There are some things to be praying for as well. We have some friends who recently miscarried twins so please think of them. Also, a friend’s dad is battling cancer. Denyon has been a little under the weather this week as well so please pray for his recovery. Otherwise, we have felt very safe, healthy, and well taken care of during our time here. Thank you for your continued prayer and support. Until next time!

Monday, November 10, 2008

Lachish Field Study

Brad and I have enjoyed taking two classes together this semester: The Gospel of Matthew and Biblical Archaeology. This past Sunday, we were able to enjoy a field study together for our Archaeology class to the ancient site of Lachish. Our professor is world renown archaeologist—Gaby Barkay. He spent nearly fifteen years of his career excavating at Lachish so he basically told us everything he knew. Well, actually, it seemed like he told us everything he knew, but in reality, it was probably only about 20 percent—if that! He has so much knowledge stored away in his brain about the subject it is amazing! I don’t know how he keeps all of the information straight. Anyways, the city dates back all the way to the Calcholithic period through the time when the Babylonians conquered the city in the 605 BC. Although the site is quite overgrown, we saw impressive excavations and structures. Having someone there who knew what seemed like every stone on the site was such a great experience.

My purpose for writing this short bit isn’t to give you all the details, but just to say what a blessing it is to be learning from the best. We both feel very fortunate to have the experiences here that we have and this was no exception. It was also nice to spend the day together just the two of us (well, us and a bunch of other classmates…but no baby). Denyon enjoyed his day very much with his beloved babysitter, Miss Laura. She loves him dearly and they had a great day together! Who wouldn’t love a day with someone as cute as Denyon! Have a great day!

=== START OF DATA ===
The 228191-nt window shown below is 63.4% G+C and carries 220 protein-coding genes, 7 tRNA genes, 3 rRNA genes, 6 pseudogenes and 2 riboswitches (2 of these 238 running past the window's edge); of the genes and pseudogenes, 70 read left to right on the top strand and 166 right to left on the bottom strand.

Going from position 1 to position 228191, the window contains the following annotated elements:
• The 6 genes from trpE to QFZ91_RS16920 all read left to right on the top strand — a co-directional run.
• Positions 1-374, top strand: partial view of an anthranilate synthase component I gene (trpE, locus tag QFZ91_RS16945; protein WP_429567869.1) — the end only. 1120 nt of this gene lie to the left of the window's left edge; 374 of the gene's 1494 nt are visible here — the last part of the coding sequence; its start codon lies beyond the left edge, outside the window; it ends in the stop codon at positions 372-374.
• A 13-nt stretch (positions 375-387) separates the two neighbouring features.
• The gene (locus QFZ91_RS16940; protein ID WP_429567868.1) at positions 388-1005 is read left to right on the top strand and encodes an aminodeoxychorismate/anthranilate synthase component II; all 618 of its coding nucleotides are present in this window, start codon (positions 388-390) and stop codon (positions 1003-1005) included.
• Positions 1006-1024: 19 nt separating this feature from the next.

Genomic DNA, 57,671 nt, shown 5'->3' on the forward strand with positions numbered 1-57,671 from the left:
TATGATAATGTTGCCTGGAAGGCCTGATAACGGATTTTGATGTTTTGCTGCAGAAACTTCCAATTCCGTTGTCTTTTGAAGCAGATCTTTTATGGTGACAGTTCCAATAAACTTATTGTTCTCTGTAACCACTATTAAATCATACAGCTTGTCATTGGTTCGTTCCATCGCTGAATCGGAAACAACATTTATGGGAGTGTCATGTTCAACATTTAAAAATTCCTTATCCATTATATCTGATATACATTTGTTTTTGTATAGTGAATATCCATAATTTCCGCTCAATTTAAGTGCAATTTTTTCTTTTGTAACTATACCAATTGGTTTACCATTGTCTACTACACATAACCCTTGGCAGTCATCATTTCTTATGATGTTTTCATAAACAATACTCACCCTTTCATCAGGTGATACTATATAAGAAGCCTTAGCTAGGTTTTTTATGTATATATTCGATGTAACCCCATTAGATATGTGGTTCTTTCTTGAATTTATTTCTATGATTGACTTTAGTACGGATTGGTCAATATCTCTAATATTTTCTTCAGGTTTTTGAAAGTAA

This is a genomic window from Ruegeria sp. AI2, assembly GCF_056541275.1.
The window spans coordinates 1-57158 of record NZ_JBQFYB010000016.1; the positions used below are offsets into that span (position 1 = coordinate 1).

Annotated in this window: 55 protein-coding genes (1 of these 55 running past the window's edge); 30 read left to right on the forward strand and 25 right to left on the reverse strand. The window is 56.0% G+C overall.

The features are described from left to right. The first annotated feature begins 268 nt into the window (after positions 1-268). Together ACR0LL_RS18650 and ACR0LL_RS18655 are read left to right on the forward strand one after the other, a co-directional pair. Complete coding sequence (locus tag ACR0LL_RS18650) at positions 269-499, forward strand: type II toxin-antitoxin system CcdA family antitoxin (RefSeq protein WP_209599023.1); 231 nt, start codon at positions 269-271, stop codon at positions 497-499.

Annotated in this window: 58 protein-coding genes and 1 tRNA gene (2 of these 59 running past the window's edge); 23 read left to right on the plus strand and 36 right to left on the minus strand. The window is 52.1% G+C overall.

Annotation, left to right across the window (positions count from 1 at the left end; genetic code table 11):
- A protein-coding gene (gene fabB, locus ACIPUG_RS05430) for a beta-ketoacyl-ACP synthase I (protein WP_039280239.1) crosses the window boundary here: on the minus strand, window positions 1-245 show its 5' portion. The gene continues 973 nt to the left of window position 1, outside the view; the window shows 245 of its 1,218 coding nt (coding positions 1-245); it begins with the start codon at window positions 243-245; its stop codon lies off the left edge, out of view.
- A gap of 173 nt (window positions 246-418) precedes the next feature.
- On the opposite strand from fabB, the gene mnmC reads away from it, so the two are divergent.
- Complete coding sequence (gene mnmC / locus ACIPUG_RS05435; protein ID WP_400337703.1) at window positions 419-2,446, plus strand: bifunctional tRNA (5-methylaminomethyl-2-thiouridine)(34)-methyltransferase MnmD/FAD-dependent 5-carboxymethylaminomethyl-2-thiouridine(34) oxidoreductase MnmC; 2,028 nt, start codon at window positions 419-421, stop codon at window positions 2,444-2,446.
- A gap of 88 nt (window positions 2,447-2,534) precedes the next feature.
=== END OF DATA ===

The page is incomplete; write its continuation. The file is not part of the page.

Off to the Desert!

Well, this weekend lent itself to yet another outstanding week of travel. This time, it was off to the desert to the locations of En Gedi and Masada. Again, we rented a car on Friday afternoon after our archaeology class and headed down to En Gedi.

En Gedi is a desert oasis located near the southern part of present day Dead Sea. I say present day because in antiquity and even just 50 years ago, there was a whole other southern basin of the Dead Sea that is completely dried up today because of lack of rainfall. We stayed at a youth hostel right near the park…pretty much the only place to stay there other than a campground. On Friday, by the time we arrived at En Gedi, we only had a little over an hour because of darkness, but we made the most of our time by playing in the waterfalls and small pools in the oasis. It was a wonderful way to cool off and as my dad would say, “…very refreshing!”

The oasis is home to a number of wildlife species including the Nubian ibex and little rock badgers (aka conies). These two species we saw in abundance. The ibex are amazing in their ability to climb the cliffs and mountains with grace and ease. The badgers scurry around on the paths, trees, and cliffs and are quite cute. The plant life is beautiful as well and the oasis is visible from quite a distance away because it’s the only green you can see for miles and miles within the desert. The En Gedi spring is what feeds this oasis and it runs off into a series of large waterfalls which are beautiful!

Unlike some of our other trips, this one was more relaxing and low key. Because we were in the middle of the desert, when the parks closed, that was it for the night pretty much. We enjoyed relaxing in our room as a family, watching the sunset and seeing the beautiful colors painted by the sunset on the mountains across the Dead Sea in Jordan. The meals at the hostel were delicious and I especially enjoyed them because it gave me a break from cooking!